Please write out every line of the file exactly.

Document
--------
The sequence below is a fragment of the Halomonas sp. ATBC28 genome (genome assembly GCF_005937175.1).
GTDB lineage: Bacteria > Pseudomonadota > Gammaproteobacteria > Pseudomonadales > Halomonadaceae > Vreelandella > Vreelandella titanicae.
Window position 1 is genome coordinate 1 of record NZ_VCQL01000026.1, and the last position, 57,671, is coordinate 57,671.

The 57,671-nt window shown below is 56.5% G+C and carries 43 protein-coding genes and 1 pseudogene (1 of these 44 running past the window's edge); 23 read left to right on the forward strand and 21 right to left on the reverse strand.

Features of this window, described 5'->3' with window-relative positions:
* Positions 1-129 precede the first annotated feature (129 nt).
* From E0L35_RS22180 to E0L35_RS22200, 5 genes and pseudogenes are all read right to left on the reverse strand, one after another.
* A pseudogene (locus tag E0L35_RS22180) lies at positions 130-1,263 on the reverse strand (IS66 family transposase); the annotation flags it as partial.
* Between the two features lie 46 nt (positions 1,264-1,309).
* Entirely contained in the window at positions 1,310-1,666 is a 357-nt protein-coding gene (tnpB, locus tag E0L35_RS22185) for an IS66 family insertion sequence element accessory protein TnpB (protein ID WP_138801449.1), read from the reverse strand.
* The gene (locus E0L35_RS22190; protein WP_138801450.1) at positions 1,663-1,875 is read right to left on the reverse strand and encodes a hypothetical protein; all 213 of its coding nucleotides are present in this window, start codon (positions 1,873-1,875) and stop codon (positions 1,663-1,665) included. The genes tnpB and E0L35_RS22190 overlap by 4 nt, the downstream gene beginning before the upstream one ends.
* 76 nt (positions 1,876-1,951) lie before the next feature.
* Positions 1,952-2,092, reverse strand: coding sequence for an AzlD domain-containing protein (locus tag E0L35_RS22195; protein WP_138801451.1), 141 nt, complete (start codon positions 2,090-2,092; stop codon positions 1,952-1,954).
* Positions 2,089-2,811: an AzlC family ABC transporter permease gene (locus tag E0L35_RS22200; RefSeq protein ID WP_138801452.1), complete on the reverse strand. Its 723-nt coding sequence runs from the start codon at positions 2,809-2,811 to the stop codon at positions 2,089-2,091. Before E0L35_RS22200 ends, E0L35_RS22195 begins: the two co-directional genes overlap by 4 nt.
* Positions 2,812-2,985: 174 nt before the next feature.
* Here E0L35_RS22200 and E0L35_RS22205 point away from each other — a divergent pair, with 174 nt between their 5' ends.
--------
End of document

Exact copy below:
The sequence below is a fragment of the Halomonas sp. ATBC28 genome (genome assembly GCF_005937175.1).
GTDB lineage: Bacteria > Pseudomonadota > Gammaproteobacteria > Pseudomonadales > Halomonadaceae > Vreelandella > Vreelandella titanicae.
Window position 1 is genome coordinate 1 of record NZ_VCQL01000026.1, and the last position, 57,671, is coordinate 57,671.

The 57,671-nt window shown below is 56.5% G+C and carries 43 protein-coding genes and 1 pseudogene (1 of these 44 running past the window's edge); 23 read left to right on the forward strand and 21 right to left on the reverse strand.

Features of this window, described 5'->3' with window-relative positions:
* Positions 1-129 precede the first annotated feature (129 nt).
* From E0L35_RS22180 to E0L35_RS22200, 5 genes and pseudogenes are all read right to left on the reverse strand, one after another.
* A pseudogene (locus tag E0L35_RS22180) lies at positions 130-1,263 on the reverse strand (IS66 family transposase); the annotation flags it as partial.
* Between the two features lie 46 nt (positions 1,264-1,309).
* Entirely contained in the window at positions 1,310-1,666 is a 357-nt protein-coding gene (tnpB, locus tag E0L35_RS22185) for an IS66 family insertion sequence element accessory protein TnpB (protein ID WP_138801449.1), read from the reverse strand.
* The gene (locus E0L35_RS22190; protein WP_138801450.1) at positions 1,663-1,875 is read right to left on the reverse strand and encodes a hypothetical protein; all 213 of its coding nucleotides are present in this window, start codon (positions 1,873-1,875) and stop codon (positions 1,663-1,665) included. The genes tnpB and E0L35_RS22190 overlap by 4 nt, the downstream gene beginning before the upstream one ends.
* 76 nt (positions 1,876-1,951) lie before the next feature.
* Positions 1,952-2,092, reverse strand: coding sequence for an AzlD domain-containing protein (locus tag E0L35_RS22195; protein WP_138801451.1), 141 nt, complete (start codon positions 2,090-2,092; stop codon positions 1,952-1,954).
* Positions 2,089-2,811: an AzlC family ABC transporter permease gene (locus tag E0L35_RS22200; RefSeq protein ID WP_138801452.1), complete on the reverse strand. Its 723-nt coding sequence runs from the start codon at positions 2,809-2,811 to the stop codon at positions 2,089-2,091. Before E0L35_RS22200 ends, E0L35_RS22195 begins: the two co-directional genes overlap by 4 nt.
* Positions 2,812-2,985: 174 nt before the next feature.
* Here E0L35_RS22200 and E0L35_RS22205 point away from each other — a divergent pair, with 174 nt between their 5' ends.